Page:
Middler Books and More

This blog contains Bruce DuBoff's book reviews, info on other media, and related topics. It is a collaboration between the librarian and both the students of Pennsauken Intermediate School and Phifer Middle School in Pennsauken, NJ, and the general middler book reading community. The books featured here are appropriate for grades 5-8, though not all books reviewed here are appropriate for all of those ages.

Tuesday, December 15, 2009

Frank, Lucy. The Homeschool Liberation League. 2009. 279 pages. ISBN 13: 978-0-8037-3230-8. This book is appropriate for grades 5 to 8, or ages 10 to 13, depending on reading level. (3 1/2 stars out of 4)

At some point in almost every middler’s life, he or she wants to be free. That freedom may revolve around parents who restrict their actions too much, schools or teachers who do not allow enough free thought or expression, or friends who do not allow enough individuality into their peer groups. Freedom is a fleeting and oversimplified concept to the young teen, as we adults know from our lifelong but often brief relationship with it. However, freedom is a powerful concept and goal, and it lights the path to our dreams as we imagine how we can get to do the things we want to do and avoid the things we do not want to do; i.e. how can I have English and Social Studies all day and not have to bother with those stinky math and science classes, because when I am an adult, I will not need them anyway (so I mistakenly thought all throughout school). But teachers know that all subjects are important, not necessarily for content, but for what the process teaches our brains, and frankly, 13-year-olds do not normally appreciate that type of long-term intellectual investment. Therefore, when I first started reading The Homeschool Liberation League by Lucy Frank, I was concerned for the main character, Katya, because I could see her mistake in thinking that freedom, and not learning, is the goal of education. We know that learning enables freedom, but Katya must learn her own lessons; fortunately, she does so both humorously and with some style.

On her way to her first day in eighth grade at Martin Van Buren Middle School, Kaitlyn Antonucci decides she cannot stay and goes home. Evidently, Kaity, who wants to be called Katya after her Russian camp counselor named her that last summer, has decided that she wants to be homeschooled. As Katya begins a journal as a method to justify her decision (Look! I did more writing on my own that I ever did at school; can’t I just stay home?), she ponders seventh grade in which she hid a lot of trouble from her parents: “I wondered if I dared put in something about my ‘bad attitude’ at school, my ‘acting out behavior.’ Explain how it was kind of hard to stop when so many kids liked me so much better that way. Admit that I was worried I’d get so good at acting dumb and stupid, it would no longer be an act” (14). Neither of Katya’s parents are college graduates, but they are receptive to her pleas and decide to go see the principal, Mr. Westenburg. Surprisingly, Mr. and Mrs. Antonucci start to understand Katya’s points, and they arrange to start homeschooling, with Katya helping at her mom’s salon in-between “classes.” Everything becomes complicated, however, when Katya’s mom gets serious about home schooling and Katya starts to feel the same restrictions she felt at Martin Van Buren Middle School. Additionally, life gets very interesting after Katya meets Milo, a sulky but very cute 14-year-old. Milo is also homeschooling but wants to return to school because of the rigors being a young, accomplished violinist with endless practicing and plenty of pressure/encouragement from his father. To explain her tenuous and often uncomfortable situation to her friends, Katya concocts a group to which she, Milo, and other homeschoolers now belong, the fictional Homeschool Liberation League. Through all of the problems and untruths Katya has woven around her life, she and Milo must find a way to pursue their dreams and be happy with their lives before they are separated from the things they love and forced to play by the rules that seemed to chain them to an unhappy life and bleak future.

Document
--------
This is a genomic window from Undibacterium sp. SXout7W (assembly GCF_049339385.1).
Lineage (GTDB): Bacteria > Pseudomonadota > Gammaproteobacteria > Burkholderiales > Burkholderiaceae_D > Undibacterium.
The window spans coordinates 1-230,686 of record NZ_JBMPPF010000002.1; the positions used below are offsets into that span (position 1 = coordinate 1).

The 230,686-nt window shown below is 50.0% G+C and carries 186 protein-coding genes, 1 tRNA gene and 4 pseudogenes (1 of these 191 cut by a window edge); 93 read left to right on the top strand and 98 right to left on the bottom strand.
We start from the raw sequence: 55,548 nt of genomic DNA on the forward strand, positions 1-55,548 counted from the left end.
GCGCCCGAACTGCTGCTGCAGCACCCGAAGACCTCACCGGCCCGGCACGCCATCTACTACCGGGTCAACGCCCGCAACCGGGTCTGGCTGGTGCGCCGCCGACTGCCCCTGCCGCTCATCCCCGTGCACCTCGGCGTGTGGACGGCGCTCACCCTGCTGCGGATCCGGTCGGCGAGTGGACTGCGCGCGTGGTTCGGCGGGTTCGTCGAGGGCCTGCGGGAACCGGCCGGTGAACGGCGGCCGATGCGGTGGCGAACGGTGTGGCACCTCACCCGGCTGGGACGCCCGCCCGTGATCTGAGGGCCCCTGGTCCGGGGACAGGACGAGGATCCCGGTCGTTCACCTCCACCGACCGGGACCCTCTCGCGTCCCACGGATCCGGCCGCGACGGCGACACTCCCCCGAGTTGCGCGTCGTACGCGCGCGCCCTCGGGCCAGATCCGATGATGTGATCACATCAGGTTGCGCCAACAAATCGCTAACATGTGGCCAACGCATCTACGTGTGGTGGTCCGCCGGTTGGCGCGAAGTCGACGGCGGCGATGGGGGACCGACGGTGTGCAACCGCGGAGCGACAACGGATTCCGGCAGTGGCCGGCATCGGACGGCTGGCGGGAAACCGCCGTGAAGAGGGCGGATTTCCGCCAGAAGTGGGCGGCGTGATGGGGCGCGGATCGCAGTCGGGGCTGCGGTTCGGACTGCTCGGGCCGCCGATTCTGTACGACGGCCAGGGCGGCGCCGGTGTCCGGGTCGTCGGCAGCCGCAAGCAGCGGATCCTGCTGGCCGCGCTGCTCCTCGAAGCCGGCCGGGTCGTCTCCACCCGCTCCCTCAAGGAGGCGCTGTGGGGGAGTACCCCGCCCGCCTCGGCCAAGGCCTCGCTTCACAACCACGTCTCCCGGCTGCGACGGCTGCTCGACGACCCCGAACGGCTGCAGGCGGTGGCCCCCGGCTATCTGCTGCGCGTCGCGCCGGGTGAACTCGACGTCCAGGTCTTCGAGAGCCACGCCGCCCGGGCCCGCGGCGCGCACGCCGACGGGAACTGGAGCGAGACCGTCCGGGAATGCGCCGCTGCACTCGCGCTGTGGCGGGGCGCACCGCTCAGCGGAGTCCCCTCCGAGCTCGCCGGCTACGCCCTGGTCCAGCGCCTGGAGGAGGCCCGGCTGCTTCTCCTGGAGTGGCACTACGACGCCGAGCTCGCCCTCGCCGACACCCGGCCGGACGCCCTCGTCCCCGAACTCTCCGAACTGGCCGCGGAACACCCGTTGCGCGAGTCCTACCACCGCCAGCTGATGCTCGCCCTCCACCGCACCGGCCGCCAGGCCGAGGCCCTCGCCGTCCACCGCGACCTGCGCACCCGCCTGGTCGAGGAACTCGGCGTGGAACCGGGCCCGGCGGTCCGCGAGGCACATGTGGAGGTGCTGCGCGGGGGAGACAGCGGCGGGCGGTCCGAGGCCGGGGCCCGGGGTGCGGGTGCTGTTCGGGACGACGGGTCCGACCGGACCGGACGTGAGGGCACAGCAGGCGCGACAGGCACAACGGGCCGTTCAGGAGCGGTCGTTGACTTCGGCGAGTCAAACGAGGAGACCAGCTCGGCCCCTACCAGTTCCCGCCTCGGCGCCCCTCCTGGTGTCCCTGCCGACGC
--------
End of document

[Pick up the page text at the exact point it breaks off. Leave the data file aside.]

I am always leery of a book in which the main character sulks and sulks until she finally gets what she wants, so it is refreshing when Katya must actually work for a living like the rest of us. Katya could have been an annoying, whiny character who is clever enough to fool the world, but that would have made her boring and predictable. Instead, she is a funny, resourceful, and occasionally curmudgeonly but charming young woman who is looking for herself but not seeing an appropriate model in any of the other archetypes at school or home. Katya lies often, but they are the kind of lies that the liar always thinks are more damaging than they are, and because she has a conscience, Katya always reminds us that she knows when she is wrong. Also, part of Katya’s charm is the way she ironically learns life’s lessons; i.e. her work with the elderly reminds her of her youth; meeting a boy helps her to meet herself but not lose herself; being forced to do uncomfortable things like work at Mom’s beauty shop helps her to see that comfort is not necessarily the goal, etc. I enjoyed The Homeschool Liberation League by Lucy Frank and I believe it is a great selection for the 5th and 6th grade crowd who like books with a humorous narrator like No Talking by Andrew Clements, Bud, Not Buddy by Christopher Paul Curtis and Al Capone Does My Shirts by Gennifer Choldenko.

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